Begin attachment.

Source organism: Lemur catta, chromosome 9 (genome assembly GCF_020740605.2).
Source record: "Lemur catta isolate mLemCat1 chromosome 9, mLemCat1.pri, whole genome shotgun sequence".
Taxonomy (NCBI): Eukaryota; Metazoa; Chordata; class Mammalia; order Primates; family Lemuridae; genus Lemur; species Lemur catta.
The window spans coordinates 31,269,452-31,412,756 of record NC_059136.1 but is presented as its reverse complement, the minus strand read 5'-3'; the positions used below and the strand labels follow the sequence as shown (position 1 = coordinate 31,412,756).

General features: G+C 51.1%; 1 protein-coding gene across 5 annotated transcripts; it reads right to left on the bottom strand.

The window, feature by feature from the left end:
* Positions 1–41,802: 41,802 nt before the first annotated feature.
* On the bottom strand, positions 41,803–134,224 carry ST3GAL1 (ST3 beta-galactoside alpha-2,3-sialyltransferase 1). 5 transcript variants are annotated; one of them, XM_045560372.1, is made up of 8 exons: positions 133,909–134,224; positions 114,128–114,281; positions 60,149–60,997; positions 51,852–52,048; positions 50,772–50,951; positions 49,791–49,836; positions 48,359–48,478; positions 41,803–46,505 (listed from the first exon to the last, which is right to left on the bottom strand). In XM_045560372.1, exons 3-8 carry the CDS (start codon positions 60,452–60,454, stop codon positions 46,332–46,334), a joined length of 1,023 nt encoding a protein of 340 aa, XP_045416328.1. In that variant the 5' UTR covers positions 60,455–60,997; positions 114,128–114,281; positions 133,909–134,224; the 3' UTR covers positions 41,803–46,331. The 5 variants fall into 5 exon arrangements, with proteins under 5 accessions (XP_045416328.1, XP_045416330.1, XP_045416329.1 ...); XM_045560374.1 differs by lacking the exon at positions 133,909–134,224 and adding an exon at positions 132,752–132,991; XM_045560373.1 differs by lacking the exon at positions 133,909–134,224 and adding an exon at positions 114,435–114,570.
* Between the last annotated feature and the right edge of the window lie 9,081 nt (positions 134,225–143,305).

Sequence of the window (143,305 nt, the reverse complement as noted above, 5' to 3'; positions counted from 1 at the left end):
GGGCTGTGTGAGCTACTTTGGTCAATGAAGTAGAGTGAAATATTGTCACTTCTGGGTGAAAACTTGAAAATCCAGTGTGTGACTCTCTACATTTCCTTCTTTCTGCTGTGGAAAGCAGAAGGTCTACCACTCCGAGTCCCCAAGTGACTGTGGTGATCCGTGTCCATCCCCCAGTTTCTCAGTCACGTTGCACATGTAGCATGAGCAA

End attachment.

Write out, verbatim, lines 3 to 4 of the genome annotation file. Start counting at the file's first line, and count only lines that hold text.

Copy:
Taxonomy (NCBI): Eukaryota; Metazoa; Chordata; class Mammalia; order Primates; family Lemuridae; genus Lemur; species Lemur catta.
The window spans coordinates 31,269,452-31,412,756 of record NC_059136.1 but is presented as its reverse complement, the minus strand read 5'-3'; the positions used below and the strand labels follow the sequence as shown (position 1 = coordinate 31,412,756).